At the Miami Fine Chocolate & Food Show, vendors and chocolate lovers alike descend upon South Florida during a celebration of life's sweeter side. An estimated 3,000 foodies visit the evening event, witnessing and tasting the creations of some of the region's and the world's most distinguished chefs.
Themed areas make navigating the event a cinch. In designated chocolate zones, gourmet retailers, bakers, and pastry chefs win the hearts of taste buds with their sweets, which range from handmade goods to organic and small-batch treats. For a more savory experience, Restaurant Row showcases the eats of more than 30 South Florida restaurants. Pairing seminars, meanwhile, discuss what edibles go well together, and live cooking demonstrations share tricks of the trade, such as how to turn a chef's hat into an oversized drinking goblet. There will also be a number of beer, wine, and spirits vendors on hand and attendees can enjoy music performances throughout the space.
Nestled within the food show, the Cigar Cellar & Lounge sponsors the Miami Smoke Affair. Cigar connoisseurs stroll the booths of 20 brands, learning from the factory reps about how the cigars are made, what they're made from, and how they should be smoked. As they meander through the space, they sip on unlimited glasses of craft beer and nibble on bites of food. They can also dig into cigar-packed goody bags in the tented smoking lounge.
You don't have to travel all the way to Napa Valley to taste that region's famed beverage. Even though it's in the heart of Miami, Mass? Estate Winery produces its wines in Northern California's Santa Helena hills before transporting their wares directly to the local tasting room, where guests can sample a variety of rich reds. The winery, touted as the first of its kind in Miami, is a dream of founder Oscar Piloto Mass?. His vision: to create world-class fine wines that will please a range of palates, pair well with many dishes, and appeal to every Myers-Briggs personality type.
Young dancers in red and gold embroidered costumes and traditional boots perform a syrtos as patrons wander by, munching on gyros and homemade pastries. All of this takes place at St. Andrew Greek Orthodox Church's Miami Greek Festival, a three-day celebration of Greek culture and the local community. All day, the festival showcases traditional Greek music and folk dancing, while kids' rides and wine tastings cater to visitors of all ages. The bakaliko, a traditional supermarket, sells feta and vlahotiri cheeses, kalamata olive, and olive oil so that patrons can take home some of the flavors of Greece.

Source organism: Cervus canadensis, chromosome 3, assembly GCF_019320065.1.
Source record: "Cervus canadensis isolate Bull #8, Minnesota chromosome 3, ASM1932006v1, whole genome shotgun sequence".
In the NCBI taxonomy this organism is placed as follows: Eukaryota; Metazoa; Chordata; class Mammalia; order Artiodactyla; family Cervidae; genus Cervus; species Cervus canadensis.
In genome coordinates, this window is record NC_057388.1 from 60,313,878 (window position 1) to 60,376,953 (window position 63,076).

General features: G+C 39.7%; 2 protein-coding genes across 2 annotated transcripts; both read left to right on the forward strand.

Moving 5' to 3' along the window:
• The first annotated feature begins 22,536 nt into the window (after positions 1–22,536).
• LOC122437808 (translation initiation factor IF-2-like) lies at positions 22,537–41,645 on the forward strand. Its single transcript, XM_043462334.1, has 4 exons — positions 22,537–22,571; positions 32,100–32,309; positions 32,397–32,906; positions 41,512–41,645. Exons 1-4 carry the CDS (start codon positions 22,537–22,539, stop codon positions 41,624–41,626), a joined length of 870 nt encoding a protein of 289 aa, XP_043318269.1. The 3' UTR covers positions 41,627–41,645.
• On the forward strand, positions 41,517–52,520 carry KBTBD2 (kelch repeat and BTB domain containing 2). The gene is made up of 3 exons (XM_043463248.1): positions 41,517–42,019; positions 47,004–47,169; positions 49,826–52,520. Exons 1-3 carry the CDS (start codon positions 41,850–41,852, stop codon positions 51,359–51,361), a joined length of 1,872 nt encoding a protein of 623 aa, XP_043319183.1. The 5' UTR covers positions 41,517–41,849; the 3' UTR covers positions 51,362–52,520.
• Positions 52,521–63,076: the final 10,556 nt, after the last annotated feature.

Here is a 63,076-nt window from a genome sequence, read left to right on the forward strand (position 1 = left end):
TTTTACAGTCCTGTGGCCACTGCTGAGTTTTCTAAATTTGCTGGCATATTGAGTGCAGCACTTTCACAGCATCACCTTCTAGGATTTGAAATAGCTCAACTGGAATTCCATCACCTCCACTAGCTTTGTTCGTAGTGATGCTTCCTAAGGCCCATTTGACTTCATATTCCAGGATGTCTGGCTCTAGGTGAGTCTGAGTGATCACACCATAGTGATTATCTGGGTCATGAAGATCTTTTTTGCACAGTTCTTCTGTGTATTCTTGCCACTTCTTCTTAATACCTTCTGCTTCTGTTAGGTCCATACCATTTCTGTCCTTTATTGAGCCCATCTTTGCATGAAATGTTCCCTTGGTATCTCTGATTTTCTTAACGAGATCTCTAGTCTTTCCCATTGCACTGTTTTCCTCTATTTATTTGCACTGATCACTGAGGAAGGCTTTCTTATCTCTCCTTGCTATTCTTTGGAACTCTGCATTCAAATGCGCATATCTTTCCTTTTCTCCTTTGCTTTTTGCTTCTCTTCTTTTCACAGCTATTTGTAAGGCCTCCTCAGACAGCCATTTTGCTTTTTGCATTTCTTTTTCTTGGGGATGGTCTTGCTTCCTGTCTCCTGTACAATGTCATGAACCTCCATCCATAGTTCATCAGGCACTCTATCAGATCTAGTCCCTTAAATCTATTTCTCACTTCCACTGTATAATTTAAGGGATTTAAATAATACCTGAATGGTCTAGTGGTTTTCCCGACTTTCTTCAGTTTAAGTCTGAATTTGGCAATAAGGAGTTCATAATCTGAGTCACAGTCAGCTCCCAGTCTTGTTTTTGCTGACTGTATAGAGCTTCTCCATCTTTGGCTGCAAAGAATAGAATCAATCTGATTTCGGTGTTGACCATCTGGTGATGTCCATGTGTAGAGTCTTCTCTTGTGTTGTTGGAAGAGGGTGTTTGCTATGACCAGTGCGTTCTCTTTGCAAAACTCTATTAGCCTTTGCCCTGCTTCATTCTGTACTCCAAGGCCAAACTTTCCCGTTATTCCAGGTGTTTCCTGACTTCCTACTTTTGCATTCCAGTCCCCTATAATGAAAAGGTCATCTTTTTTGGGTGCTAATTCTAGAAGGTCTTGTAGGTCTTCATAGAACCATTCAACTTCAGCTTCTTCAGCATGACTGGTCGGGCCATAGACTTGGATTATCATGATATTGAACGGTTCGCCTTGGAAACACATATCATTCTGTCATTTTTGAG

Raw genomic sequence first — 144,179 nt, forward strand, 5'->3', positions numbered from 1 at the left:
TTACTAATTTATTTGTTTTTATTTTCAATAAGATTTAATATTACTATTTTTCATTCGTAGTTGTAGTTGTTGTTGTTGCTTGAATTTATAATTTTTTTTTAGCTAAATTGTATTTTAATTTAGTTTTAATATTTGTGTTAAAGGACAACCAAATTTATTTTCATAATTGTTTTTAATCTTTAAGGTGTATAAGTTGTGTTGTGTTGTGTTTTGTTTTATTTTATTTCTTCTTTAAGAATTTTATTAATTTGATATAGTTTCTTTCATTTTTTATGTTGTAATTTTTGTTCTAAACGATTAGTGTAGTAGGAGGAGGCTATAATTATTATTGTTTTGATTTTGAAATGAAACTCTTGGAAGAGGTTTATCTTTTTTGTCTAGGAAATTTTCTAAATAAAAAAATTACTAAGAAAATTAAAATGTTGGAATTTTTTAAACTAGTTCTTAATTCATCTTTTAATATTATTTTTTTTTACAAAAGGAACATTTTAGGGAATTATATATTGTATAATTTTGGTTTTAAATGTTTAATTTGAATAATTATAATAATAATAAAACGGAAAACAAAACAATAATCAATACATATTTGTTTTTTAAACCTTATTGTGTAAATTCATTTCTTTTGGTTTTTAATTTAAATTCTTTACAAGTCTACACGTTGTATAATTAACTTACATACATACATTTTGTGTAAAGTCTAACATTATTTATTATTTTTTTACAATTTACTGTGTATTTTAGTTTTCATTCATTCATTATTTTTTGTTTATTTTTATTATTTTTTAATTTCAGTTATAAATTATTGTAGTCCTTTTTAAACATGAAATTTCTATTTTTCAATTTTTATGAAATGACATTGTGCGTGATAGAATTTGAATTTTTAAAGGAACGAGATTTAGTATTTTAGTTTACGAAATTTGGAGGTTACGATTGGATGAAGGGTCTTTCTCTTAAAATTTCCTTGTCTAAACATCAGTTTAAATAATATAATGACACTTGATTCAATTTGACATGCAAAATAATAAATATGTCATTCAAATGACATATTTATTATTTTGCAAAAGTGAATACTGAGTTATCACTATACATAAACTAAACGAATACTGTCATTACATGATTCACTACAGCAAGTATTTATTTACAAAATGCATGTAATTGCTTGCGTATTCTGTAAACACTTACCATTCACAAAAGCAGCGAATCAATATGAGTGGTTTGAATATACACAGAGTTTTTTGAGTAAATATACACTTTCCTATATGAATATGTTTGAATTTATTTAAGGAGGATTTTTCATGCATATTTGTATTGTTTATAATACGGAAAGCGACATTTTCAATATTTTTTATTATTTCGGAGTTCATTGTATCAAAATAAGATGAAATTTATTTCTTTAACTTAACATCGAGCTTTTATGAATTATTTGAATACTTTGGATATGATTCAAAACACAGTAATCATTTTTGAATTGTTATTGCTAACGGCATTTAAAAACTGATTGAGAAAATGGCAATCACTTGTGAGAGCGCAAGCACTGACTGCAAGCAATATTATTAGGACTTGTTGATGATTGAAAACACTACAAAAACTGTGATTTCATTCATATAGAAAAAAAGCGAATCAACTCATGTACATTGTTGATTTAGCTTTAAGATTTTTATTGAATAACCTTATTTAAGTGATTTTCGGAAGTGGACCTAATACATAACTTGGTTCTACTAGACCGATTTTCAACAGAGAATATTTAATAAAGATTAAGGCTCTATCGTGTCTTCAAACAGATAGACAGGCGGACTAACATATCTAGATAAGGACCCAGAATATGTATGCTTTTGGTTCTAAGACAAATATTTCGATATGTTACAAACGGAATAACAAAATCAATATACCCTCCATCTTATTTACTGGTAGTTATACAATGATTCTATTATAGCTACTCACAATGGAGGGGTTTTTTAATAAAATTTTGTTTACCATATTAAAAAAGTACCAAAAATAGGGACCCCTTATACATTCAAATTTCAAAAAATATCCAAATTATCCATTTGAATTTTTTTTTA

Be careful—stepping into Atelier Monnier may become a habit-forming activity. Best of Voice Places bestowed the Best Croissant title upon the French bakery in 2012, adding that the chocolate-almond variety "will make an addict of you." Miami New Times blogger Trina Sargalski praised Atelier's parisian macaron, a gluten-free cookie comprised of a light crust, moist almond meringue, and a natural ganache filling in such flavors as pistachio, coffee, and raspberry cassis. The shop's glass cases also brim with European-style ice cream (crème glacée), profiteroles and pastries, and handmade chocolates along with freshly baked bread and sandwiches.
The store owes its success to the gourmet passions of owner and Belgium native Patrick Feyten and the artisanal creativity of French pastry chef Franck Monnier. The minimalistic decor allows guests to focus on the vibrant colors of their sweet treats, which range from a sunny lemon yellow to a rouge as deeply crimson as Édith Piaf's lips.
To the chefs at El Nuevo Tondero, every clean plate in their kitchen is a blank canvas waiting to be dressed in the bright colors and distinctive flavors of Peruvian cuisine. The culinary team specializes in fresh fish, ladling whole fillets with creamy hot pepper sauce, mixing lime juice into seven styles of ceviche, and even juicing these ceviche ingredients into a soupy beverage of lime and brine called leche de tigre. They spend just as much time perfecting presentation as flavor, as evidenced by artfully placed shrimp resting on nests of fettuccine and steamed seafood rice arranged into the shape of Whistler's mother.